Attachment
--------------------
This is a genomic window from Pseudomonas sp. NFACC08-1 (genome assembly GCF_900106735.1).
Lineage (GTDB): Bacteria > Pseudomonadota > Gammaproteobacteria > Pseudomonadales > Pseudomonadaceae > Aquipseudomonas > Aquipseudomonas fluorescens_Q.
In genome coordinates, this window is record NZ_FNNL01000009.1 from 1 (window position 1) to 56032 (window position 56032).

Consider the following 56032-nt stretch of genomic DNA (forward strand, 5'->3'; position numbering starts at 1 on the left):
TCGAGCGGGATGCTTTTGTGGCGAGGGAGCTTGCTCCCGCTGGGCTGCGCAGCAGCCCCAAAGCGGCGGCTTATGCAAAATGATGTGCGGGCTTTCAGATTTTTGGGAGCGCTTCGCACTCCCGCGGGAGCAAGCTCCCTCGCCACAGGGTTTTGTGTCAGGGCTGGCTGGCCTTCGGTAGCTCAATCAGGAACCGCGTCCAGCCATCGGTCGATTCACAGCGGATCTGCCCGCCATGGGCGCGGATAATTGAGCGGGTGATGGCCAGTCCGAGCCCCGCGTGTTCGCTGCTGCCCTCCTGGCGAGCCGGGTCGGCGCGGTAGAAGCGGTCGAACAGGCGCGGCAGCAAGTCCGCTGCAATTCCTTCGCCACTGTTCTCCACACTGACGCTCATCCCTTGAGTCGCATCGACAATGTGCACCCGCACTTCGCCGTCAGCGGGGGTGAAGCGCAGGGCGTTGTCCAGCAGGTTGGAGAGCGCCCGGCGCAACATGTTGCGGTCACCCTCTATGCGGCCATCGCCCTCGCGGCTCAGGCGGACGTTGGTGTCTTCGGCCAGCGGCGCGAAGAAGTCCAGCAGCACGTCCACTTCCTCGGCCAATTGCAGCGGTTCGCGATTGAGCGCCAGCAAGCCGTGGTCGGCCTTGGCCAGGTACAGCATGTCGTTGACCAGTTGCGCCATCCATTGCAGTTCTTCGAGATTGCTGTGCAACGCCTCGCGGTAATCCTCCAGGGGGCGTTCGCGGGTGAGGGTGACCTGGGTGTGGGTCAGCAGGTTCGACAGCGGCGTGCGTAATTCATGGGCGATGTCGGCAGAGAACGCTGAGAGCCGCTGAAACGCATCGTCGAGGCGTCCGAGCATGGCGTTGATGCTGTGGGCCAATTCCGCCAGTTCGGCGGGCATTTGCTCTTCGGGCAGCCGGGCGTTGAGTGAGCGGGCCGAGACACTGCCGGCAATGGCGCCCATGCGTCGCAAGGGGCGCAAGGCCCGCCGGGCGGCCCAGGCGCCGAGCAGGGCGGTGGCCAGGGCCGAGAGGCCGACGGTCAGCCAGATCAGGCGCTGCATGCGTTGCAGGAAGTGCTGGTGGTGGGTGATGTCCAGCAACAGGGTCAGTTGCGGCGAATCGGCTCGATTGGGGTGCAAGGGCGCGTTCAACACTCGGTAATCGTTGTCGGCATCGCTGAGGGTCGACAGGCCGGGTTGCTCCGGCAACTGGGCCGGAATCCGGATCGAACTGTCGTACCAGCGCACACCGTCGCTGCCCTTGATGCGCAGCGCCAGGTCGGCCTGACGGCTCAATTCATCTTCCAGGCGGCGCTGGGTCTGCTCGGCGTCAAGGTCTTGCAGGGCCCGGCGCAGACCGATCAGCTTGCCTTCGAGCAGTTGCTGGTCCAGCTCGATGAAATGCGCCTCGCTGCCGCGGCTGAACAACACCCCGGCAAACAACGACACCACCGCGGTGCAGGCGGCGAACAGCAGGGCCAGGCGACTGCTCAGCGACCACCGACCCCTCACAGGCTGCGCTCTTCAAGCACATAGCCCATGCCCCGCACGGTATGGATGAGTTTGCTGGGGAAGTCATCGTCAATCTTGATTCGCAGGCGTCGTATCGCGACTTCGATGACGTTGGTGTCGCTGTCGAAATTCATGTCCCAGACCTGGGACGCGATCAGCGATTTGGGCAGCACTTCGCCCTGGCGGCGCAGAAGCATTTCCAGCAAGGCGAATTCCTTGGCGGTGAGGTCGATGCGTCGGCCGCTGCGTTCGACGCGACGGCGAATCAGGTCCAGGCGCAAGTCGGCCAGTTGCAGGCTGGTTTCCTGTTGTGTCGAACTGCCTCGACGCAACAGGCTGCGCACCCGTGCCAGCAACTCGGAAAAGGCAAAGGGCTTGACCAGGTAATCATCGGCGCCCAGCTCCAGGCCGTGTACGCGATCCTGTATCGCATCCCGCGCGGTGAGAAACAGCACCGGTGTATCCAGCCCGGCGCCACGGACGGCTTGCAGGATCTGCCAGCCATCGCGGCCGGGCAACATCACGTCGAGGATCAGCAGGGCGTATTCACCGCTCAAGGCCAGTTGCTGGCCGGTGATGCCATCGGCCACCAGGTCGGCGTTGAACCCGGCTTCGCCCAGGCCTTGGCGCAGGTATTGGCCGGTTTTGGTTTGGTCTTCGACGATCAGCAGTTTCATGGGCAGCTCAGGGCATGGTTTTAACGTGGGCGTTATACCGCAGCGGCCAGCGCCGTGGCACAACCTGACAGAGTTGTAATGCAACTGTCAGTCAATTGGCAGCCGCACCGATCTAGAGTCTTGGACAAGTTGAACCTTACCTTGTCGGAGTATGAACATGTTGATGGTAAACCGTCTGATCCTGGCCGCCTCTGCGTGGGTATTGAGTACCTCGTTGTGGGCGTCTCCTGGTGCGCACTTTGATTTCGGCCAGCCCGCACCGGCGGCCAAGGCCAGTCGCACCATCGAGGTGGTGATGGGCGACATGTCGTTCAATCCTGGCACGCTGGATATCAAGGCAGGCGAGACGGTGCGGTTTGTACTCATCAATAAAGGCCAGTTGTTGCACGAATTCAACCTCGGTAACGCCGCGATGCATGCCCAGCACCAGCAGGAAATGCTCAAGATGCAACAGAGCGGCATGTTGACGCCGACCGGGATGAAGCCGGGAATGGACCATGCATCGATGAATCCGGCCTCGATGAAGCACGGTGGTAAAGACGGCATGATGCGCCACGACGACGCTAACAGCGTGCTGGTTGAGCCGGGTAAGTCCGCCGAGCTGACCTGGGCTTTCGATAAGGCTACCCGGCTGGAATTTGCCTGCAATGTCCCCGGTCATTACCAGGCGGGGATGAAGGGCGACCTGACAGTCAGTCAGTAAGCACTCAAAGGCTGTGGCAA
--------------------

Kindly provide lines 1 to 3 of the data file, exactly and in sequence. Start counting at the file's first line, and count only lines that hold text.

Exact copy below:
This is a genomic window from Pseudomonas sp. NFACC08-1 (genome assembly GCF_900106735.1).
Lineage (GTDB): Bacteria > Pseudomonadota > Gammaproteobacteria > Pseudomonadales > Pseudomonadaceae > Aquipseudomonas > Aquipseudomonas fluorescens_Q.
In genome coordinates, this window is record NZ_FNNL01000009.1 from 1 (window position 1) to 56032 (window position 56032).